The [U.S. Counternarcotics] Strategy avoids the most elemental error: confusing alternative livelihoods with “crop substitution,” as expressed in the common question, “what other crop can they grow?” Consistent with the flawed oversimplifed view of “poverty” in the UNODC report, this question assumes that the sole non-criminal beneficiaries of the opium economy are “farmers” (presumably cultivating their own land with mostly family labor); that the main reason “farmers” grow poppy is to increase their income; and that there are no economic functions of the drug economy outside of cultivation.

All of these assumptions are wrong. Opium is not a crop but an industry. The ludicrous statement made by UNODC and echoed by the U.S. that “only” 14 percent (a mere one seventh!) of the Afghan population is directly involved in opium cultivation, ignores the facts, also documented by UNODC and the World Bank, that “cultivation” generates only 20% of the value of the opiates produced in Afghanistan; that a very large number of people are directly involved in the sectors of the opium economy other than cultivation; and that many people gain their livelihoods from activities generated indirectly by demand created by the opium economy in, for instance, construction and trade.

He goes on to note that in Nangarhar Province, which saw a dramatic drop almost to zero in opium production between 2004 and 2005, not just farmers but everyone was badly hit by the drop in income. Hence, in 2007, there was an absolutely insane 285% increase in cultivation. That is because opium cultivation is not a simple economic transaction: it is a bedrock foundation for a local economy, driving everything from credit markets (such as they exist) to land purchases, to food loans, and so on.

So when Hounshell points out that there is no loan system in place for Afghan farmers, he’s hitting a larger problem than perhaps he realizes: it isn’t just the opium that needs to be addressed. An effective counternarcotics campaign (of which there are precious few to study) is a systematic development issue, not a focus on a single crop or a single sector of the economy or society (lending credence to my argument that the best thing to do about poppy is nothing). So long as both the UNODC and the U.S. continue to be so limited in how they address the issue, there will never be substantive progress toward weaning the countryside off poppy.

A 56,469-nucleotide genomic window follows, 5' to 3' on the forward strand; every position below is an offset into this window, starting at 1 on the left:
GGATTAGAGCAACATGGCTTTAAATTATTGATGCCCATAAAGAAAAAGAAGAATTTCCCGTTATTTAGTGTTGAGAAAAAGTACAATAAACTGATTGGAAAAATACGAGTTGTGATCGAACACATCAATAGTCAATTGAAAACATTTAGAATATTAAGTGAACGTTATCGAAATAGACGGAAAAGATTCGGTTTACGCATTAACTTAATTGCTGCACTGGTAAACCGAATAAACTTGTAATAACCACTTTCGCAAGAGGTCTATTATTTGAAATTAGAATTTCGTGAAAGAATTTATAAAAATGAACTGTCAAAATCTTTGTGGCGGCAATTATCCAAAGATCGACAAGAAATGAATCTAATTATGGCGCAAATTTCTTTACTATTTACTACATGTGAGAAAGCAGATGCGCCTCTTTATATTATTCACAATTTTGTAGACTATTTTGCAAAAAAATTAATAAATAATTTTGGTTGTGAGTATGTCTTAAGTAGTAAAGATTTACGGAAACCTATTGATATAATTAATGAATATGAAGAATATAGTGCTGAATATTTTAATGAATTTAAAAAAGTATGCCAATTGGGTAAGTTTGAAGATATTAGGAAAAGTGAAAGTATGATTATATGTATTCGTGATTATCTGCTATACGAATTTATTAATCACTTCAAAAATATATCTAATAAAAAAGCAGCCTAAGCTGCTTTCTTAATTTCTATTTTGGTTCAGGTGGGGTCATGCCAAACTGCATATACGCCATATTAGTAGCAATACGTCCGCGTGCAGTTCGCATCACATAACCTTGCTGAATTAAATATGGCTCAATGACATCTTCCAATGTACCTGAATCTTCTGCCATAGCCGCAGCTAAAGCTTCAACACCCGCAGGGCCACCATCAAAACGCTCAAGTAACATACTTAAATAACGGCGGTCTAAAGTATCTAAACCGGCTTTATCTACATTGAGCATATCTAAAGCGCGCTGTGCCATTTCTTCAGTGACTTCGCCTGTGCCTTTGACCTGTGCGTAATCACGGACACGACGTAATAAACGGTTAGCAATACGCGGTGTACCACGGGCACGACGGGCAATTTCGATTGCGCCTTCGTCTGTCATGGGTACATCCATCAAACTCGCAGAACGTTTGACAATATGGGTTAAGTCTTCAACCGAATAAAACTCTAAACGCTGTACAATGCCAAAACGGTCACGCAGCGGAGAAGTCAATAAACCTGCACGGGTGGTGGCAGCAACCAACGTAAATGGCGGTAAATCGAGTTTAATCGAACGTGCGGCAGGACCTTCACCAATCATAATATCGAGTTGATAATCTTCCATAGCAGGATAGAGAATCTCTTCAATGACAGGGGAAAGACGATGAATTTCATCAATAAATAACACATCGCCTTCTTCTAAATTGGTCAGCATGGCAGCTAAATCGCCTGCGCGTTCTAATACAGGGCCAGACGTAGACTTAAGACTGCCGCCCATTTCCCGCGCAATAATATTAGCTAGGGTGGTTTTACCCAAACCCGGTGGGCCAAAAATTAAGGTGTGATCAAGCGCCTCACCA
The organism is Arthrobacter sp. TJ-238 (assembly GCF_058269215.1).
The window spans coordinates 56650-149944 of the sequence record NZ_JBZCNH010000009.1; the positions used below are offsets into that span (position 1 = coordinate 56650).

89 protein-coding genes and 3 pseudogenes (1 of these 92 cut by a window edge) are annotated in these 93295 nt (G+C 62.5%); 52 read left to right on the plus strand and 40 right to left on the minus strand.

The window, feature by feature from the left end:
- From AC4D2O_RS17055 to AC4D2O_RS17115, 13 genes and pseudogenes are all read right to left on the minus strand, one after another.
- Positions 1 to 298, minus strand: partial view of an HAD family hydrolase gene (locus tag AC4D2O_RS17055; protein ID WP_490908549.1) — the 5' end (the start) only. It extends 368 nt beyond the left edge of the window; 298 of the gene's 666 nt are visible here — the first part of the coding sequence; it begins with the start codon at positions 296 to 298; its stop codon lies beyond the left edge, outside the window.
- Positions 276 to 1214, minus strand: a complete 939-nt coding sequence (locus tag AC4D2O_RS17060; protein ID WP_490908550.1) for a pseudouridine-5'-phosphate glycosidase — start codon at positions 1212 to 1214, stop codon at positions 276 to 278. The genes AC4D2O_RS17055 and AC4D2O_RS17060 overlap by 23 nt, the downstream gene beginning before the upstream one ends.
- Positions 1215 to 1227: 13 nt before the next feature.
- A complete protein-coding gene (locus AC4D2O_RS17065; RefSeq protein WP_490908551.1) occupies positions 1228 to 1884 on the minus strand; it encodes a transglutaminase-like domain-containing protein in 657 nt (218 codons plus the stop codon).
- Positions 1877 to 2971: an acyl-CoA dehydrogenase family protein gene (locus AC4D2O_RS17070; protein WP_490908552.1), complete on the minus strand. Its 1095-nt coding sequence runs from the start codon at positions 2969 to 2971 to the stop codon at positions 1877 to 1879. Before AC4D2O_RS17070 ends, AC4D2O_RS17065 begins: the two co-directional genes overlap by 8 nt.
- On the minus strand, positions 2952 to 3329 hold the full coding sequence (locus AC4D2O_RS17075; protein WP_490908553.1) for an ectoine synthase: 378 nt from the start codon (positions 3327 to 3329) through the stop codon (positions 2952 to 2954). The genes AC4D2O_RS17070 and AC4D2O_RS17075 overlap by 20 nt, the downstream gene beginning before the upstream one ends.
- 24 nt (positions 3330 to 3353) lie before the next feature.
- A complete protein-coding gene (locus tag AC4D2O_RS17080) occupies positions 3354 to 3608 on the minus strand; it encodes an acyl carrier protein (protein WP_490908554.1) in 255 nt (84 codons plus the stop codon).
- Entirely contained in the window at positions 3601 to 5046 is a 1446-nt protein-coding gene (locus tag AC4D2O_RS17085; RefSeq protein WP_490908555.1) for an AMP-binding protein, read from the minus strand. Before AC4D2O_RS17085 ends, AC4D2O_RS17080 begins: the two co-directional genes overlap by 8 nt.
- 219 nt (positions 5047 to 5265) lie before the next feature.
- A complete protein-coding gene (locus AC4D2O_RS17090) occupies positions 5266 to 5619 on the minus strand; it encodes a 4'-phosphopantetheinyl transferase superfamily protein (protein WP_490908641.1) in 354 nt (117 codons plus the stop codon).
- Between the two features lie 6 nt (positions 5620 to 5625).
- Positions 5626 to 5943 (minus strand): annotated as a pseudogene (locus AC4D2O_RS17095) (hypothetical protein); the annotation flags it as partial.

Update: Péter Marton links to what looks like an amazing documentary about the opium traffickers. It contains the key warning: “if you destroy this industry, quite obviously you destroy the national economy.” Again: the problem is far deeper than most people, including seemingly policymakers in the U.S., realize.

Previously:
Thinking About Alternative Livelihoods
Eradicate Eradication
The Follies of Legalization
A Keen Critique


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This post was written by...

– author of 1848 posts on 17_PersonNotFound.

Joshua Foust is a Fellow at the American Security Project and the author of Afghanistan Journal: Selections from Registan.net. His research focuses primarily on Central and South Asia. Joshua is a correspondent for The Atlantic and a columnist for PBS Need to Know. Joshua appears regularly on the BBC World News, Aljazeera, and international public radio. Joshua's writing has appeared in the Columbia Journalism Review, Foreign Policy’s AfPak Channel, the New York Times, Reuters, and the Christian Science Monitor. Follow him on twitter: @joshuafoust